Other channels, namely drug and dollar, have caught onto the c-store success and are expanding their assortment of cold packaged beverages and cold beer. Innovation and brand extensions within the non-alc categories continue to drive growth. For 7-Eleven franchisees we must also add our own private brand growth into the mix. With competition increasing and options coming from all directions there is little room for error. Attention to this extremely valuable space is crucial.
Convenience stores sell nearly one third of packaged beer in the U.S. and 98 percent of it is sold cold. After looking at three sources—the NACS SOI data, MillerCoors Building with Beer Industry Insights (2018 https://csnews.com/millercoors-building-beer-industry-insights-2018) and Anheuser-Busch Insight’s C-Store Explore (https://csnews.com/cstore-
explore-grow-alcohol-your-stores)— it is clear that we are experiencing even more difficult decisions regarding our alcoholic beverage assortment in our vaults. To understand why space is such an issue we need to understand what’s going on within the sub-categories and pack sizes.
Although Premium Beer has been losing share it still accounts for more than 45 precent of all beer sales. Imports and Super Premiums have had double-digit growth for three consecutive years. Micro Brews, especially from local breweries, have proven successful and contribute to credibility in assortment, growing 22 percent in 2015 but slowing since, only growing 3.8 percent in 2017. Flavored Malt Beverages grew by 8.5 percent in 2015, but have also slowed, even though Hard Seltzers are on fire right now and are expected to drive performance in this sub category in 2019. Although the Budget Beer subcategory has been declining roughly 3 percent each year, it still represents 8.2 percent of the total beer category and budget customers are frequent and extremely loyal customers.
Singles continue to grow, accounting for 64 percent of c-store beer unit sales, and are high profit. AB Insights attributes 24 percent of beer sales to 12 packs and larger and the remaining 12 percent to 2 to 6 packs. Shoppers are very loyal to their preferred pack size, as having the right pack size is critical. MillerCoors Building with Beer notes that, “As the beer category expands space, revenue increases, more than any other beverage category in the cooler.”
We need solutions for our cold space to ensure we can continue to maintain the proper assortment, allowing us to remain extremely competitive in both Non-Alcoholic Beverages and Alcoholic Beverages. Many of our competitors are responding to this pressure by building larger vaults or in many cases “beer caves.” In Florida, beer caves are standard in RaceTracs and Wawas and more often than not are found in Circle Ks and Speedways. They are standard in new builds for all major competitors. Even outside of Florida other c-store retailers are expanding as well. A November 2017 Convenience Store Decisions article highlighted Rutter’s continuing to expand their beer business with addition of more beer caves. An article in the Beaver Falls Times in Pennsylvania from March 6, 2019 mentions that Sheetz is in the process of opening 30 beer caves in stores across the state.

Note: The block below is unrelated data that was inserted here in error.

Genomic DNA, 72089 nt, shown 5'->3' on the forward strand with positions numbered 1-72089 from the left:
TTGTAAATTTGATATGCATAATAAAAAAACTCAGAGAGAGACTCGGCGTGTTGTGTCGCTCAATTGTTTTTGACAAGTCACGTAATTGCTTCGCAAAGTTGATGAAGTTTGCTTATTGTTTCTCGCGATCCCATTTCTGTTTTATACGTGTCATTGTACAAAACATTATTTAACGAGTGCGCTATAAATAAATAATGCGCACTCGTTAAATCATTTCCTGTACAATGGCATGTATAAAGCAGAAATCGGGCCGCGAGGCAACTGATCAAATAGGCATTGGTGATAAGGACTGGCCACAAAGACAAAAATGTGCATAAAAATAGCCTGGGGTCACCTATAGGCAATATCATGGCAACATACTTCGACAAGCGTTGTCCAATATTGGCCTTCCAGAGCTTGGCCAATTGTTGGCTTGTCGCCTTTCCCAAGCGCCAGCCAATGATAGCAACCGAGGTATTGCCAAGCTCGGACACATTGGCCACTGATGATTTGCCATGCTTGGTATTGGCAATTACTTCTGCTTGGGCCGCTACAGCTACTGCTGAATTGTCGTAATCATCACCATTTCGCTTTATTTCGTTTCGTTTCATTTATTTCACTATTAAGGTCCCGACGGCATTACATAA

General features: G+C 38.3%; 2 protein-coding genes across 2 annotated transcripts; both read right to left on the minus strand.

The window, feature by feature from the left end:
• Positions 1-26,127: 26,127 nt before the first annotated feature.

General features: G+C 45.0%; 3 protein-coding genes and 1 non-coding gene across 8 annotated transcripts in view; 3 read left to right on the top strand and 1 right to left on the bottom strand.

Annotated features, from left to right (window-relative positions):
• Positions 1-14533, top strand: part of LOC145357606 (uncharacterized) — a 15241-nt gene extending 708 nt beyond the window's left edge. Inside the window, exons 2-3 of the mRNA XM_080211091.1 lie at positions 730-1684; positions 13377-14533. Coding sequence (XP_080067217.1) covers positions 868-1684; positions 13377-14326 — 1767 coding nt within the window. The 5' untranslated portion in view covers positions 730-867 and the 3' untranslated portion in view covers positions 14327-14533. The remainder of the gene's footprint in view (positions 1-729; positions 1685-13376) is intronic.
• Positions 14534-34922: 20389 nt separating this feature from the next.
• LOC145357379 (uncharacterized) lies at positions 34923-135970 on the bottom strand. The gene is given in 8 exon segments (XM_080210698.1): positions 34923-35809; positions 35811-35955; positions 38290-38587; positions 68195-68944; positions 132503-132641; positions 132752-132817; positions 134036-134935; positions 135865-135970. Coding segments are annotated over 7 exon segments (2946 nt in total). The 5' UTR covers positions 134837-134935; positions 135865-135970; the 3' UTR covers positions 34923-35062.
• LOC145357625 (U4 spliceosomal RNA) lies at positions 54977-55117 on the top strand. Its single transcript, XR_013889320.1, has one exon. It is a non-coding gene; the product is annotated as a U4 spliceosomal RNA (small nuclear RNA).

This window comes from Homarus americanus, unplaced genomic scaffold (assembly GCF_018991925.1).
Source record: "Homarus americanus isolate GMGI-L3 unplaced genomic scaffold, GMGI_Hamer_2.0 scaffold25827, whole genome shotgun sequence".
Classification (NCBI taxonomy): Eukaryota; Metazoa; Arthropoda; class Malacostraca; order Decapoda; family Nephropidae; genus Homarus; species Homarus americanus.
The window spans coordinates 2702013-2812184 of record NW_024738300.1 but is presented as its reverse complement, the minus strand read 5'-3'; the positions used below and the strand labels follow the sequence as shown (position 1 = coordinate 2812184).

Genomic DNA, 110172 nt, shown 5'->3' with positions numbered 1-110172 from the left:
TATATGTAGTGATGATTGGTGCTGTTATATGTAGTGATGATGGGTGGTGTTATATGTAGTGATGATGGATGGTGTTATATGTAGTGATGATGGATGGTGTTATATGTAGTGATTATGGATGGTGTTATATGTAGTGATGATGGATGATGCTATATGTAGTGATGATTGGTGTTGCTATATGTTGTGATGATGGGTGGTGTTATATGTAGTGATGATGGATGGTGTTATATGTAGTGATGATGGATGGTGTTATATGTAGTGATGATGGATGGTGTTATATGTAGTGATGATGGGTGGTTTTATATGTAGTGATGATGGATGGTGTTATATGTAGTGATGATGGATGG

Some benefits of beer caves:
- Allow stores to carry or expand the assortment of larger packages such as 18-pack bottles and 24 packs.
- Vendors handle the stocking and rotation of the large packages, eliminating the need to move beer from storage room or warm display to the vault. All products are delivered
to the vault and displayed for sale, ensuring the beer is available cold at all times.
- Current shelving lacks pack out for larger packages causing opportunity for out of stocks during peak selling times and peak days
- Reduces pressure from staff to constantly run back to top off the cooler during peak times allowing for more focus on customers. Provides a potential solution for many of the quantity discount (QD) or post-off buying issues franchisees experience in many states. These QDs or Post offs make managing inventory inside the vault difficult. Beer Caves should facilitate stores in maximizing participation in QDs, increasing gross profit.
An alternate option already in use in some stores is the open-air beverage cooler. It would be interesting to see what the calculation of ROI in an ETA project for the vaults under various scenarios would look like. Along with finding solutions for customer facing issues we also need to put some resources behind simplification of maintaining the back of house functions in the vault, as this is extremely labor intense. I am confident that our vendor partners would willingly provide valuable industry insights and input as they do with the reports above. A question remains as to why new 7-Eleven stores are not being designed by SEI with the current merchandising opportunities and challengesin mind.
As always I learn as I write these Avanti articles. For this article I read both of the c-store industry beer reports available by Anheuser-Busch and MillerCoors, as well as the NACS SOI report and a handful of additional articles. If you want to find out about the beer category, read the two reports linked above. They have me thinking a bit differently about my assortment and the significance of so many different factors. At a minimum you can maximize the opportunity that exists with the space you currently have by paying very close attention to store data and what customers are telling you. Even executing at a very high level I fear we are leaving a lot on the table.